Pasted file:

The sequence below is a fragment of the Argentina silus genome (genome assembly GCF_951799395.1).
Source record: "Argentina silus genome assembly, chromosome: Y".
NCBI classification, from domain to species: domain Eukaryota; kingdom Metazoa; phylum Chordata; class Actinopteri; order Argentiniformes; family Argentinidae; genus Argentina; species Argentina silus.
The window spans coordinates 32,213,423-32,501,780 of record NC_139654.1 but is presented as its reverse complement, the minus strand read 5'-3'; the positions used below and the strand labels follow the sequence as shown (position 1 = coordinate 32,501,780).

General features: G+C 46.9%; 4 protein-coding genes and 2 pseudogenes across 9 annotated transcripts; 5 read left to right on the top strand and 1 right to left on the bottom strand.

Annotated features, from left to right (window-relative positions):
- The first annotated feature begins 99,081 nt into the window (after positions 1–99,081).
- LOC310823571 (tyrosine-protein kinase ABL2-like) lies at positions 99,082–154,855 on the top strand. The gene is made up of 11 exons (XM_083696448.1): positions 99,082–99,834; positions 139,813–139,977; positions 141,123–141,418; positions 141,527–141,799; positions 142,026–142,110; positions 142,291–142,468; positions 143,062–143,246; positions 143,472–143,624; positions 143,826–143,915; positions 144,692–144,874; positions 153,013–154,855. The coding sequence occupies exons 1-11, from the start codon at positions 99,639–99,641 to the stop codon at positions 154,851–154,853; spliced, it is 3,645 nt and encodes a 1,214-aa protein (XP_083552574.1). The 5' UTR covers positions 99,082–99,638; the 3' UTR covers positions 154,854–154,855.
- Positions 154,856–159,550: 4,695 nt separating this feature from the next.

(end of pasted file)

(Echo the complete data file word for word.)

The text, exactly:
The sequence below is a fragment of the Argentina silus genome (genome assembly GCF_951799395.1).
Source record: "Argentina silus genome assembly, chromosome: Y".
NCBI classification, from domain to species: domain Eukaryota; kingdom Metazoa; phylum Chordata; class Actinopteri; order Argentiniformes; family Argentinidae; genus Argentina; species Argentina silus.
The window spans coordinates 32,213,423-32,501,780 of record NC_139654.1 but is presented as its reverse complement, the minus strand read 5'-3'; the positions used below and the strand labels follow the sequence as shown (position 1 = coordinate 32,501,780).

General features: G+C 46.9%; 4 protein-coding genes and 2 pseudogenes across 9 annotated transcripts; 5 read left to right on the top strand and 1 right to left on the bottom strand.

Annotated features, from left to right (window-relative positions):
- The first annotated feature begins 99,081 nt into the window (after positions 1–99,081).
- LOC310823571 (tyrosine-protein kinase ABL2-like) lies at positions 99,082–154,855 on the top strand. The gene is made up of 11 exons (XM_083696448.1): positions 99,082–99,834; positions 139,813–139,977; positions 141,123–141,418; positions 141,527–141,799; positions 142,026–142,110; positions 142,291–142,468; positions 143,062–143,246; positions 143,472–143,624; positions 143,826–143,915; positions 144,692–144,874; positions 153,013–154,855. The coding sequence occupies exons 1-11, from the start codon at positions 99,639–99,641 to the stop codon at positions 154,851–154,853; spliced, it is 3,645 nt and encodes a 1,214-aa protein (XP_083552574.1). The 5' UTR covers positions 99,082–99,638; the 3' UTR covers positions 154,854–154,855.
- Positions 154,856–159,550: 4,695 nt separating this feature from the next.